Since the beginning of COVID-19, talk of its many side effects has monopolized much of our focus as a society. The problems we were facing earlier this year haven’t gone away, and still merit our attention today – more specifically, our attention to environmental sustainability, particularly when it comes to datacenters.
Within the next decade, environmental sustainability will become even more of a defining issue in the datacenter world. As datacenters multiply rapidly, furthering their resource consumption, operators will be pressured to demonstrate their good stewardship of natural resources such as power and water.
Resource conservation: the heart of the design strategy
While water use in datacenters is often dwarfed by power consumption, it will still gain scrutiny in the coming years, particularly in locations where it is scarce or where large datacenters concentrate. As environmental impact becomes a key tenet of datacenter design, proper water stewardship will become emblematic of a larger environmentally friendly design strategy.
Scrutiny from all angles
Media and policymakers alike have been mounting pressure on datacenter operators to shrink the environmental footprint of their infrastructures, with the implied threat of backlash in the form of bad press and more heavy-handed regulations.
In addition, enterprise customers want to see their providers become efficient in their use of natural resources so they can highlight these partnerships in their own sustainability efforts.
Datacenter water stewardship provides a conundrum, though: Datacenters generally use water to reduce the amount of energy required to keep the facility cool. In other words, as water usage goes up, energy requirements go down – but aren’t we just swapping one limited resource for another?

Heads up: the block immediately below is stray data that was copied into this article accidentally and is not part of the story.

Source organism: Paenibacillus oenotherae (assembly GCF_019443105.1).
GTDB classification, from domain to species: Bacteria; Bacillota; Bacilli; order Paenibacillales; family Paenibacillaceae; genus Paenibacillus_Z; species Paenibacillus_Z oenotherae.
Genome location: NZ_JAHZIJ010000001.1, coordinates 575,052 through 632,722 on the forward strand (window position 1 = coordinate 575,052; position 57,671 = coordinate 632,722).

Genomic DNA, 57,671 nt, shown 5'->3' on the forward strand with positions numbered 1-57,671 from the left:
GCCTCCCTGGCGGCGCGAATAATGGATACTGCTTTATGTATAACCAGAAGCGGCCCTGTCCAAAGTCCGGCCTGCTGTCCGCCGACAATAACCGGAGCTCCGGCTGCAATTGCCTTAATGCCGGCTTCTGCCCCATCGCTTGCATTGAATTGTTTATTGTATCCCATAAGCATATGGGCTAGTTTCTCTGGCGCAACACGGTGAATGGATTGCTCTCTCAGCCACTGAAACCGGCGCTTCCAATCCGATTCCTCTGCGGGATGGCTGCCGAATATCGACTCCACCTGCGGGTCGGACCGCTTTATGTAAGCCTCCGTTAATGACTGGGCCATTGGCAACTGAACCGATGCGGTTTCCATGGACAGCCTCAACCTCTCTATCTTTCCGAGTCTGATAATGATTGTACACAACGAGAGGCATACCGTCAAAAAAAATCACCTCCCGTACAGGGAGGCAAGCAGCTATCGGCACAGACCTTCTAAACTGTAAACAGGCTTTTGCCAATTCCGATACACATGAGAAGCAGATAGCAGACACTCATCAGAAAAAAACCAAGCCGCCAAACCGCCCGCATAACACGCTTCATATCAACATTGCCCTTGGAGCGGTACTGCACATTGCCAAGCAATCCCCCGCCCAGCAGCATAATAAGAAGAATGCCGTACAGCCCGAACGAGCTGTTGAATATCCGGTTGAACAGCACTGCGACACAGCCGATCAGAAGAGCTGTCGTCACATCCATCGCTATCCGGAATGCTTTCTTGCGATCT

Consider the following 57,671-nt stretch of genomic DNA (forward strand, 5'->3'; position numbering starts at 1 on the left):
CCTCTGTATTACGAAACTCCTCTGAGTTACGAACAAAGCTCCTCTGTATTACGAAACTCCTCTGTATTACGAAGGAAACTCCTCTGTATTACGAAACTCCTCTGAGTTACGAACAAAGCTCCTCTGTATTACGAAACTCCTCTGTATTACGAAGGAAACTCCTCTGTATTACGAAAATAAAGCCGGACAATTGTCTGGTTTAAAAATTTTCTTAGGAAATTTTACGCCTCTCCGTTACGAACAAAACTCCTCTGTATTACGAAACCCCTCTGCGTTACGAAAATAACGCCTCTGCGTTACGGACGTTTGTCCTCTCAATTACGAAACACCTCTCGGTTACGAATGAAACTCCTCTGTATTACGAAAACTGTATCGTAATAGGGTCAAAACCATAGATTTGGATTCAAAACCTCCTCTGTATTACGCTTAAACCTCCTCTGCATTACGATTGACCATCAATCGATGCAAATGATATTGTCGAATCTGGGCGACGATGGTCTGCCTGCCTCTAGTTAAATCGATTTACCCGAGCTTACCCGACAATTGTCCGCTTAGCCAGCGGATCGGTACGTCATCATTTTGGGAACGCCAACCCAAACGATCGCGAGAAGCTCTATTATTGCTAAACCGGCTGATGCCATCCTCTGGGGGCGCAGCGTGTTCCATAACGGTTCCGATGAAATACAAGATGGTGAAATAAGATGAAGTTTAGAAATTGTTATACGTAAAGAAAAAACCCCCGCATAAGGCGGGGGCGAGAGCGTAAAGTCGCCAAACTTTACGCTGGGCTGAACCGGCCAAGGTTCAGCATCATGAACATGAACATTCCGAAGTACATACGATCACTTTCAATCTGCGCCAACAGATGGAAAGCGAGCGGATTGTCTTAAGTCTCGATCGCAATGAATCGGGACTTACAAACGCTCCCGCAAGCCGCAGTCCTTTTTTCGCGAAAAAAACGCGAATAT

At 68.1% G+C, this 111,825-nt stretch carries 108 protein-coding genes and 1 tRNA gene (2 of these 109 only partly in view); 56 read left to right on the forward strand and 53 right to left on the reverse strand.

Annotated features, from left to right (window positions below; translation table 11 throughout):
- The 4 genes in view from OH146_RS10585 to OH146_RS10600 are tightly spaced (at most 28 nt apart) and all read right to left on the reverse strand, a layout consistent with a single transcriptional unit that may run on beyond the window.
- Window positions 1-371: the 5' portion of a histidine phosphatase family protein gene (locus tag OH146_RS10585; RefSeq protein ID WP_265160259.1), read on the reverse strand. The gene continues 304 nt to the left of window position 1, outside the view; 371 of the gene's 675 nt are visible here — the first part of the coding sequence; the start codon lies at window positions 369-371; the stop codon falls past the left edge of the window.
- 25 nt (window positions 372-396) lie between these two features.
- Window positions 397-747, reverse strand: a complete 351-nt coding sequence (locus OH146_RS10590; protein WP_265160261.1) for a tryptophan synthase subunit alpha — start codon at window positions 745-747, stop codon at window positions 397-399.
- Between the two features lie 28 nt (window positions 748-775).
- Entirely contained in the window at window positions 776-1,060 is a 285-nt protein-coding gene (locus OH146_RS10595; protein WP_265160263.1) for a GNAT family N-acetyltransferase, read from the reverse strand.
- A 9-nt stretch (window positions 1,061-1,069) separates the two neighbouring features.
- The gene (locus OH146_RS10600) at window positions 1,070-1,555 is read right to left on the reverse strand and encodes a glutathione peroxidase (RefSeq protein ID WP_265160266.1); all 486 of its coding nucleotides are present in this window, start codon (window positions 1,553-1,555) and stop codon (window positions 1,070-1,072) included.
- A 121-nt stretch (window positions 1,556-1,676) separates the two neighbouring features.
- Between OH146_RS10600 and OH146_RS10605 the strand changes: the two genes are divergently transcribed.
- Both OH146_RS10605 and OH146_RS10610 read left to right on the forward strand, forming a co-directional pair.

Take Loudoun County, Virginia, for example. Home to the largest cluster of datacenters in the world, this locale outside of Washington, DC is feeling the impact of datacenter water consumption on a local level. While many of the datacenters located here use advanced, water-sparing cooling techniques, their combined water requirements probably amount to the equivalent of thousands of homes for a county of about 410,000 people.
This impact has been significant enough that county leadership asked operators to reduce or nearly eliminate additional water consumption for their new datacenter developments.
This phenomenon isn’t exclusive to Loudoun County: A low-water-use requirement has become common enough to prompt vendors to develop cooling systems that offer low- or even zero-water operating modes.
Resource tradeoffs will not be enough
A large majority of datacenters have adequate headroom to reduce both water consumption and energy use through addressing various points of inefficiencies in airflow, cooling system controls, and set points.
Moreover, if datacenter operators were to take advantage of the full width of allowed temperature bands, per guidance from de facto standard-setting body ASHRAE (the American Society of Heating, Refrigerating and Air-Conditioning Engineers), they’d achieve further steep reductions in energy and water use without increasing IT component failure rates.
As datacenter growth continues, however, the solutions won’t be so simple. We’ll soon reach a point requiring sweeping infrastructure design changes and industry-wide innovation in order to achieve similar progress.
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